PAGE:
Jennifer Hare is currently studying Fine Art at University Campus Suffolk, Ipswich.
a-n Art Student: Are the choices you make in your visual practice the same sort of choices you made in your dissertation research?
Jennifer Hare: I am not sure they are the same but the choices I am making in my visual practice have definitely been influenced by my dissertation research. Just as I felt I could only write about the things I felt passionately about; the same goes for my paintings. The experience has informed the way I now analyse my own work, from process and colour to narrative and how others may perceive it.
a-n: It’s interesting your research has made you think more about an audience for your work. Do you feel more comfortable writing about your paintings, now that you have established more of a practice in thinking with words too?
JH: I think one feeds the other: writing helps me paint and vice versa, so yes. As an artist it is all too easy to want to express everything through a visual medium. But there comes a point where written language gives a more thorough understanding and insight to the work.
a-n: What was your dissertation about, and did you come up with its title at the start or did the title develop as you moved forward in your research? This is interesting, as your paintings seem to be led by their subject matter, which sort of inherits content through particular source material.
JH: Writing about my work does not help me choose the image to work from, but it does help me to understand the choice afterwards. My dissertation was about three contemporary portrait painters. The title came much later on when I began discovering more about the artists and their work. They all relied on visual media as a source material but had vastly different styles.
a-n: Your paintings, which depict close up portraits of scenes from popular film, could be read as a process you undergo to appropriate existing visual imagery. Perhaps style has less of a role to play in this process; maybe it’s more about the idea of re-interpreting something. You can correct any misreading there! But it is interesting; we have only seen your work online and read about it on your blog. It seems their content goes deeper and perhaps this is now enriched by your dissertation research?
JH: It is about re-interpreting and that is the reason I paint; just by the act of painting the picture can take on a different mood. I think there are so many images for artists to paint from; all you need is Google search. It is more about how you paint. My dissertation showed me that everything we do is shaped by our past experiences and that certainly relates to the way I look at and paint film.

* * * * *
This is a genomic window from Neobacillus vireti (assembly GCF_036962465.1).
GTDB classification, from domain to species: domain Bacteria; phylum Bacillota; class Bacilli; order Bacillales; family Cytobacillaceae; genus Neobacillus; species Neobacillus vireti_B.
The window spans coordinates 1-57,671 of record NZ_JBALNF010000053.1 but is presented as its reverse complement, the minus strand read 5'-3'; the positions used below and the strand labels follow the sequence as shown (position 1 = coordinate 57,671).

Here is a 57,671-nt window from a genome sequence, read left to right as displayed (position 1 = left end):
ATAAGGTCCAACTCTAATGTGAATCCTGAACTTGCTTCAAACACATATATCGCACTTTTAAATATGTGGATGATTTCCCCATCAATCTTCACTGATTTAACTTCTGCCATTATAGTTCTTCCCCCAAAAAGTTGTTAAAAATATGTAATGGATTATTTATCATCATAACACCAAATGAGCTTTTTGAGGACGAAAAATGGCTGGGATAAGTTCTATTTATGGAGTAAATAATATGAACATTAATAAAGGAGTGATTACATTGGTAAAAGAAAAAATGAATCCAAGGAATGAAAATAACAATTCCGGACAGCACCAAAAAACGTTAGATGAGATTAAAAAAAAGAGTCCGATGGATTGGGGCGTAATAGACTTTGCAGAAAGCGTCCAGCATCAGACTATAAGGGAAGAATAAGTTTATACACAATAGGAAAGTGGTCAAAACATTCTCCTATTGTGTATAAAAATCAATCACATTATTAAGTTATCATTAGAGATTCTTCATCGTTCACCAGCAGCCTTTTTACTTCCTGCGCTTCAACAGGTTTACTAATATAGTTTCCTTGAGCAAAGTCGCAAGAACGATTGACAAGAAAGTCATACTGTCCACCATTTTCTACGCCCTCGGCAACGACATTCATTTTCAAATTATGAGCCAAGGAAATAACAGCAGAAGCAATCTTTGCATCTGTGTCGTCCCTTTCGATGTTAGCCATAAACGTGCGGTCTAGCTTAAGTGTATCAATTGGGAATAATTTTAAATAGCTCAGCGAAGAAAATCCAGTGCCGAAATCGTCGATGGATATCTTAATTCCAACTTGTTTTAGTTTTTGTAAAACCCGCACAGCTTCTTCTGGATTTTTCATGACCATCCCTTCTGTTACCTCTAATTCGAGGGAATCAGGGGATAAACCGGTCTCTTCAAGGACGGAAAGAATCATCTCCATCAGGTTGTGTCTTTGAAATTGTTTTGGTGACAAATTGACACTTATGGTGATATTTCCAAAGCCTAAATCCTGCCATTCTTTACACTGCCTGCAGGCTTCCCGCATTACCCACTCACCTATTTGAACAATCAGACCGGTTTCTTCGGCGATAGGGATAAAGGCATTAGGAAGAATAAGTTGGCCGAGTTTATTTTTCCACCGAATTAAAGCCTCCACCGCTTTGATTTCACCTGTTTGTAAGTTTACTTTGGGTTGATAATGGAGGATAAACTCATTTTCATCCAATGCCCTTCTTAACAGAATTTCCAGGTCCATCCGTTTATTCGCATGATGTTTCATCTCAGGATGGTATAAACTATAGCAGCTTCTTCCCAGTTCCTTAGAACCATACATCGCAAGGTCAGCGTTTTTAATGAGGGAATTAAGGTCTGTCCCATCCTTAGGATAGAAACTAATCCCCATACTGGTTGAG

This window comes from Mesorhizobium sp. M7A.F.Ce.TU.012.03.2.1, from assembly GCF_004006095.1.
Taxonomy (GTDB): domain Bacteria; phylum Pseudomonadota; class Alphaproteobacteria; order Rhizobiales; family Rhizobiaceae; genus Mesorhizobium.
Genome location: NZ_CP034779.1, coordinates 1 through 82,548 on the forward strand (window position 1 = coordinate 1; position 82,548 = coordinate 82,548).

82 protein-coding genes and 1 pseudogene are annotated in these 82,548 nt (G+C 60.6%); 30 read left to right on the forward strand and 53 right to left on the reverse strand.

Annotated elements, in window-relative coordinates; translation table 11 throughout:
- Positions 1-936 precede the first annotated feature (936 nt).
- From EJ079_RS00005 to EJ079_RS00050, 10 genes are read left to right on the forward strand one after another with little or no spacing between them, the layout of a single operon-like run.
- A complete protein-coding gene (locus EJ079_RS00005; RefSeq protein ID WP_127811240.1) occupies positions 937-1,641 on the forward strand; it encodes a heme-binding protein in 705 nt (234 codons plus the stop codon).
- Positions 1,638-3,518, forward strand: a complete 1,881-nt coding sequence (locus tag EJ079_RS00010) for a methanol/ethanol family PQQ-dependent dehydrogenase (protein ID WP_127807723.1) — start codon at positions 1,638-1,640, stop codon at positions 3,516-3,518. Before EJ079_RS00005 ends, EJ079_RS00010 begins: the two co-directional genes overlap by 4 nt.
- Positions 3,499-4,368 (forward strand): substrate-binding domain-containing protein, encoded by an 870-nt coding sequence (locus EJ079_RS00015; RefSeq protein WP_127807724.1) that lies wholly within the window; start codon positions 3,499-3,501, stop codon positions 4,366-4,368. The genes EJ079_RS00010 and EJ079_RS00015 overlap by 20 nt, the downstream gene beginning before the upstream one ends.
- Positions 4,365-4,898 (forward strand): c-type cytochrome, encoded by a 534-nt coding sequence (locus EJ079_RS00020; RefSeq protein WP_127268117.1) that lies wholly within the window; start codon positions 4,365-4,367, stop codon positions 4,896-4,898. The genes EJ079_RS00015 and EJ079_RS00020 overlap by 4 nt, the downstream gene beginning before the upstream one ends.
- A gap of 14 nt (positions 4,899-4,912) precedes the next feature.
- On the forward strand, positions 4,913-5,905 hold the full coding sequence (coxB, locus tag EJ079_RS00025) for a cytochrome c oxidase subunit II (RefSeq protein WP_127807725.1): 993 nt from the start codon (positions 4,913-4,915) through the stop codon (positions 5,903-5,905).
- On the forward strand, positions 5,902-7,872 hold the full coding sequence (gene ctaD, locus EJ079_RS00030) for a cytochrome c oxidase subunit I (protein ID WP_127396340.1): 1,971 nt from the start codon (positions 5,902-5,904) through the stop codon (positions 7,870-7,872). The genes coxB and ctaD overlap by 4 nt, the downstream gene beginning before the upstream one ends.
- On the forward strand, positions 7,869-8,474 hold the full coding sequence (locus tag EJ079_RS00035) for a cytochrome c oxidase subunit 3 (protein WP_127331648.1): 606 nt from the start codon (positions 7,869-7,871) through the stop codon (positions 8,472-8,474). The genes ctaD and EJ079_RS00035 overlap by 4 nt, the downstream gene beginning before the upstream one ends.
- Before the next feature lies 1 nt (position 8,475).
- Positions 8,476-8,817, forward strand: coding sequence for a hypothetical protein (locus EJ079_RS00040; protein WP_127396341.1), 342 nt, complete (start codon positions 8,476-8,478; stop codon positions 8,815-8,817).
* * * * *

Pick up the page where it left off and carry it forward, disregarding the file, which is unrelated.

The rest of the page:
a-n: On your blog you almost add descriptors to your paintings. The text you put together looks at strands, sources and approaches to painting. How do you approach writing titles for the works? And, when you envisage hanging them in an exhibition, do you think they’ll be shown in series or as individual works?
JH: Describing my work is a way of allowing the audience to understand the connection between the paintings. I see them all as one subject and therefore one work. Although this work is still in progress, I need to try out exhibiting them in different ways to see what works best. I do think my ‘faces’ will look good grouped together but my painting with the guns, Mike and Marcus want some Candy, that has a strong narrative on its own.
As for titles, I am still deciding, sometimes a line from the film pops into my head, creating a feeling of knowing the character, even though we know they’re fictional. I think my dissertation has made me work on my paintings with a more structured approach. But there is still a lot more experimentation to come and I intend to write more about the trials and tribulations along the way.
a-n: What do you have planned for your degree show? What will you show and how will you show it, or, like the dissertation title — will this be decided much closer to the time of exhibiting?
JH: In writing we have to find connections and join up the dots, then edit out what is not needed. I will be using the same process for planning my degree show. I would like to work on one central piece, on a larger scale, to mimic a more cinematic feel. My faces work well as one collective piece but – as I mentioned before – the Mike and Marcus want some Candy piece has a narrative all of it’s own. I think I have to find the link between the two. I may exhibit in an enclosed room with the idea of creating the feel of entering a theatre, immersed by the images in front of you. And I have not yet ruled out the possibility of sound accompanying the paintings too… But I don’t want to limit what the work could become just yet. Its important not to have too rigid an idea of what and how you want something like this to be.
Connect with Jennifer and read more about her practice here.